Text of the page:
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The Closer Catch-Up: Opening Week

Out of breath yet? Welcome to Opening Week, where the games finally matter and the chase for saves is already on! The closer drama continued right up until Opening Day, leaving owners with some last minute decisions to make before lineups locked on Thursday. If you were one of the people who drafted Greg Holland, grew impatient, and then dropped him, sucks to be you, because he landed a job after all. The Cardinals signed the 32-year old to a one-year deal prior to their opener against the Mets, throwing fantasy bullpens into chaos as owners scrambled to grab him off the wire.

Meanwhile, a handful of other teams also made life difficult. Actually, I take that back, the Rangers handing Keone Kela the closing job was a move that should’ve happened a long time ago. It’s just confusing since, you know, Jeff Banister hinted back in February that Kela wouldn’t be in line for saves. Speaking of things that don’t make sense, it’s good to see the Angels picking up where they left off. Mike Scioscia continues to play mind-games, and we still don’t have a rock-solid answer here, but for the time being, Blake Parker is your guy. Cam Bedrosian entered the seventh inning on Opening Day, giving up the game-tying run to Khris Davis, while Parker sat out the eventual 6-5 extra-inning loss. Bedrosian’s struggles all throughout Spring, where he allowed three earned runs and two homers, look likely to keep him out of the ninth inning gig for now.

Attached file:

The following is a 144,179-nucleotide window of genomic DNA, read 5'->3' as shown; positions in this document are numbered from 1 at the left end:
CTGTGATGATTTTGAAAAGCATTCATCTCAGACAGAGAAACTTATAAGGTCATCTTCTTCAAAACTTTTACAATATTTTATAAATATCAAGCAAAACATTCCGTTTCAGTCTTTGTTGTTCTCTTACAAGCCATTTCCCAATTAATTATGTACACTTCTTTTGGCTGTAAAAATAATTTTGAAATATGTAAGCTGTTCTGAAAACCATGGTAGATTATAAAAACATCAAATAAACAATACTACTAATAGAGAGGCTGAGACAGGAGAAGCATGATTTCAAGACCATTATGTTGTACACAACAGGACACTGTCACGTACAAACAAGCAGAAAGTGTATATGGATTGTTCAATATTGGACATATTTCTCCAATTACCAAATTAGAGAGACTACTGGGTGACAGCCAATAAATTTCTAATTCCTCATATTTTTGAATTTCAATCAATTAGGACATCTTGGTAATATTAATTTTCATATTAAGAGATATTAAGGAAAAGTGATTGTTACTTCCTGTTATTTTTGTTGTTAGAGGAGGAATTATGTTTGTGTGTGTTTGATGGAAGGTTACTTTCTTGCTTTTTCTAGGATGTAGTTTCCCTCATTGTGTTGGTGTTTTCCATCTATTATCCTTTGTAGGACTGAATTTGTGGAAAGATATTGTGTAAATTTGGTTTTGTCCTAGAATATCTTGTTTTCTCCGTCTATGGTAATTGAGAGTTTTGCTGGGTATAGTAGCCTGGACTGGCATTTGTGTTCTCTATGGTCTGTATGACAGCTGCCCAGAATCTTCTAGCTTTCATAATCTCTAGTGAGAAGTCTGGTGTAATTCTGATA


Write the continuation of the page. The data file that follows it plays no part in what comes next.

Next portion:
And finally, how about the deja vu Giants? Mark Melancon was my sleeper pick all throughout the offseason, and it appears everyone felt the same – he was drafted in around 75% of leagues. But it seems the not-so concerning forearm problems turned quite serious overnight, as Melancon hit the DL with a right elbow flexor strain. Looks like it might only keep him out a couple of weeks, but Hunter Strickland will resume the closer duties in San Francisco.

Other than that, it’s just your not-so-average opening week. Anyway, here’s your first Closer Catch-Up of the year:

The Big Board

Team  Closer  Next in Line  Plan C
 Arizona Diamondbacks  Brad Boxberger  Archie Bradley  Yoshihisa Hirano
 Atlanta Braves  Arodys Vizcaino  A.J. Minter  Jose Ramirez
 Baltimore Orioles  Brad Brach  Darren O’Day  Mychal Givens
 Boston Red Sox  Craig Kimbrel  Joe Kelly  Matt Barnes
 Chicago Cubs  Brandon Morrow  Steve Cishek  Carl Edwards Jr.
 Chicago White Sox (C)  Nate Jones  Joakim Soria  Juan Minaya